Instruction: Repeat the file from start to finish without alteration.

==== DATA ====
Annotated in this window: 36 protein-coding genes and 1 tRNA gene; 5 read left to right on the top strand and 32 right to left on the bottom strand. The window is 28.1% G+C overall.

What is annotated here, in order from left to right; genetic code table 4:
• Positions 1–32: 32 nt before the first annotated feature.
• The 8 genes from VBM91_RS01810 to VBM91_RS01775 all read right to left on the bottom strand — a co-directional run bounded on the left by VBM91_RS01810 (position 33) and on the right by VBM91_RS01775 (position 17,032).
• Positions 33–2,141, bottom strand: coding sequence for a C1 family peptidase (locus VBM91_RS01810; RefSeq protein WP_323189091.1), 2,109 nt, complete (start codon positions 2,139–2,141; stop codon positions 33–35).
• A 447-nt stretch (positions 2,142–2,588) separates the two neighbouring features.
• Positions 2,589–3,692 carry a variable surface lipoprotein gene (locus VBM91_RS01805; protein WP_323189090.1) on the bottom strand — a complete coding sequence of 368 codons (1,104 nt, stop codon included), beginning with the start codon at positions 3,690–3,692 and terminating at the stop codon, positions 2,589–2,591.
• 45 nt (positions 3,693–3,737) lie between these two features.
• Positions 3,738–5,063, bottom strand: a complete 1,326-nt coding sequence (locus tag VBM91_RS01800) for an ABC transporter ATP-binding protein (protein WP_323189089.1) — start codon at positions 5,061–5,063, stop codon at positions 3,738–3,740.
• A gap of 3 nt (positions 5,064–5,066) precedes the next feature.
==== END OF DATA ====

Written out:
Annotated in this window: 36 protein-coding genes and 1 tRNA gene; 5 read left to right on the top strand and 32 right to left on the bottom strand. The window is 28.1% G+C overall.

What is annotated here, in order from left to right; genetic code table 4:
• Positions 1–32: 32 nt before the first annotated feature.
• The 8 genes from VBM91_RS01810 to VBM91_RS01775 all read right to left on the bottom strand — a co-directional run bounded on the left by VBM91_RS01810 (position 33) and on the right by VBM91_RS01775 (position 17,032).
• Positions 33–2,141, bottom strand: coding sequence for a C1 family peptidase (locus VBM91_RS01810; RefSeq protein WP_323189091.1), 2,109 nt, complete (start codon positions 2,139–2,141; stop codon positions 33–35).
• A 447-nt stretch (positions 2,142–2,588) separates the two neighbouring features.
• Positions 2,589–3,692 carry a variable surface lipoprotein gene (locus VBM91_RS01805; protein WP_323189090.1) on the bottom strand — a complete coding sequence of 368 codons (1,104 nt, stop codon included), beginning with the start codon at positions 3,690–3,692 and terminating at the stop codon, positions 2,589–2,591.
• 45 nt (positions 3,693–3,737) lie between these two features.
• Positions 3,738–5,063, bottom strand: a complete 1,326-nt coding sequence (locus tag VBM91_RS01800) for an ABC transporter ATP-binding protein (protein WP_323189089.1) — start codon at positions 5,061–5,063, stop codon at positions 3,738–3,740.
• A gap of 3 nt (positions 5,064–5,066) precedes the next feature.